Attachment (aka craving or greed) is one of the Three Poisons. Why is attachment to Buddha not a poison? Perhaps it's related to the Tibetan Buddhist lojong "Don't make gods into demons"?
Attachment to Buddhism and to Buddhist philosophy is a very serious problem, which every practitioner should be careful about, since it's so seductive: it's easy to be perceived as progress, whereas it's the very opposite of progress.
To counter this hazard, some Zen schools recommend that "if you come across the Buddha on the road, kill him!" (Not to be taken too literally.)
My understanding is that the Buddha taught that we should not attach ourselves to him or his teachings. If we find that his teachings don't work, then we should feel free to leave them behind and pursue other paths.
That said, there is also the idea that some attachments are better than others. For example it is probably better for an alcoholic to replace their attachment to alcohol with an attachment to the 12 steps of Alcoholics Anonymous. Likewise, it would be better for someone who is attached to suffering or causing suffering in others to replace that with an attachment to the Buddha's teachings.
Do the teachings of the Buddha cause you suffering? If not, perhaps it's ok to hang on to them for a little while longer on this journey. :)
I find Buddhism refreshing in this manner as the teachings of some other religions actually do cause suffering for their followers. For example people who are excluded from participating fully in their chosen houses of worship due to sexual orientation.
Identifying with something doesn't necessarily mean you're attached to it, especially if that something is just your way of living. I identify best with Zen Buddhism, but I'm not attached to it any more than I'm attached to my own consciousness; it's just become how I think, which dictates how I feel.
Attachments are bad because if you lose them, you suffer. I can't 'lose' Zen without completely losing myself, which is going to happen to all of us one day or another :) Preference is also commonly confused with attachment. I prefer a certain knife in my kitchen drawer for slicing tomatoes, but I wouldn't be at all upset if it wasn't there one day, I'd simply replace it.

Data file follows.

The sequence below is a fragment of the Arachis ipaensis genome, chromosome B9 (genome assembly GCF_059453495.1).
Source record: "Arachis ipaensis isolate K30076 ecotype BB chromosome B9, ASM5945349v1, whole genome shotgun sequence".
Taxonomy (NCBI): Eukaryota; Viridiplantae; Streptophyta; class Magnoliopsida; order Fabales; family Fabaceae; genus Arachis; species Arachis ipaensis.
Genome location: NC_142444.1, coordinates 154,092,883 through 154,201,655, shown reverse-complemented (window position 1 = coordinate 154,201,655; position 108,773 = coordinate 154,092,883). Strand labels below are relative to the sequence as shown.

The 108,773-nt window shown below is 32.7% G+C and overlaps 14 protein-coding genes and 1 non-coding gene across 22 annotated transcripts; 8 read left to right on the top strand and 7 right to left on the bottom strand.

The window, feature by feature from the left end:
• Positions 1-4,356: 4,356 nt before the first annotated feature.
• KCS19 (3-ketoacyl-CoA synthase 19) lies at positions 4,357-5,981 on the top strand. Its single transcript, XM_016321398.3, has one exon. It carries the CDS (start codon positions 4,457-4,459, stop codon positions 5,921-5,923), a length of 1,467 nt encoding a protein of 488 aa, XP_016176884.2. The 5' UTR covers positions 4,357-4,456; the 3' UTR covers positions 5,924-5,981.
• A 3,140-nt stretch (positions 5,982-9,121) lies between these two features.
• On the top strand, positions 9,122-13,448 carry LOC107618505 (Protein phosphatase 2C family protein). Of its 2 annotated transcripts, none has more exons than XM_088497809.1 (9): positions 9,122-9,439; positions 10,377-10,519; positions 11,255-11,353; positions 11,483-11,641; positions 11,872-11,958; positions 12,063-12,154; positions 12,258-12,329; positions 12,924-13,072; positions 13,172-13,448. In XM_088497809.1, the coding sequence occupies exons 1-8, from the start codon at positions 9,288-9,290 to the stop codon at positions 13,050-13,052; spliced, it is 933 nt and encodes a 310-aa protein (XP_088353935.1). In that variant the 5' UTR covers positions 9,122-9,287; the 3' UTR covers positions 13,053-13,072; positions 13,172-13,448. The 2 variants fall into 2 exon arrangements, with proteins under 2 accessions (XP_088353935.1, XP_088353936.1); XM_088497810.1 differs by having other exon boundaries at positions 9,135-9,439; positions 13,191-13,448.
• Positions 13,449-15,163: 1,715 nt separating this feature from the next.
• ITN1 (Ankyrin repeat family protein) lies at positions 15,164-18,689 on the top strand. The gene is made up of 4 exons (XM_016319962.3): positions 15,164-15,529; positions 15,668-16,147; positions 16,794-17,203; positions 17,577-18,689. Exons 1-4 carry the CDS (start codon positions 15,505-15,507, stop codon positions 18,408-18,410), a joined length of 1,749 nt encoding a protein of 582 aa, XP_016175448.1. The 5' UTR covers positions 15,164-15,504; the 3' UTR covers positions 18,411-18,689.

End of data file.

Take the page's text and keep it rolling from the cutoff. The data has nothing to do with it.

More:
A part of daily meditation can be imagining losing that which you value the most, so you've experienced it when it ultimately happens, which softens or even mitigates the suffering that might otherwise ensue. If you can't do that with something, then it's probably not something you could become attached to, but more just a part of your being.
Actually Buddha stated in his suttas after following the Eight Fold Path to attain Nibbana, you should give up the path when you attain the supreme bliss of Nibbana. It is something like this; think that you wanna cross a river. There's no boat near by. So you collect wood and creepers and finally build a small boat and you cross the river using it. After crossing the river, will you carry the boat with you where ever you go thinking "this boat helped me to cross the river"? No. You'll leave the boat by the river and you'll go where you need to go. Buddha state that similarly one should give up the eight fold path after perfectly attaining the supreme bliss of Nibbana.
@THelper to elaborate on Toby's point. To call oneself a buddhist is to identify oneself with an ideological construct and therefore to dwell in a mental fabrication. The ideas of buddhism are arranged into a belief system more commonly known as a view. To associate your self with this view, is exactly the kind of housebuilding which the buddha espoused against in practically every sutra. Buddhism is the only "religion" which fervently encourages its followers to abandon any part of the belief system when it begins to hold them back rather than help them.
I think there is a misunderstanding here. Buddha was not a Buddhist, he was not attached to the previous Buddha (Kassapa) and still the attained the maxium goal. Becoming a Buddha or an Arahant does not require attachment, on the contrary, it requires deattachment and equanimity.
Don't think about Buddhism as a tradicional religion, it is more like an analysis of the laws of the universe (both inside and outside), Buddha was simply explaining how things work, what the mind is, the best path to take and the consequences of good and bad deeds.
You should have confidence and gratitude towards the Buddha. If this becomes a strong attachment this will hinder your progress on the path. The story of Vakkali is a good example.
If you are dealing with Buddhism as a phylosophy then you are dealing with matters at a conceptual level. This is feeding into your perception than helping towards the cessation of perception.
Why is attachment to Buddha not a poison?
Because Buddhism (attachment to Buddha, Sangha, Dharma) has meta-attachment: it teaches to even let go of Buddhism itself--but only once one has mastered Buddhism's practices and not a moment sooner. To be detached from Buddhism a moment sooner would be like a HS student dropping out before he finished.
In short: Buddhism teaches detachment from Buddhism itself. No other tradition does this.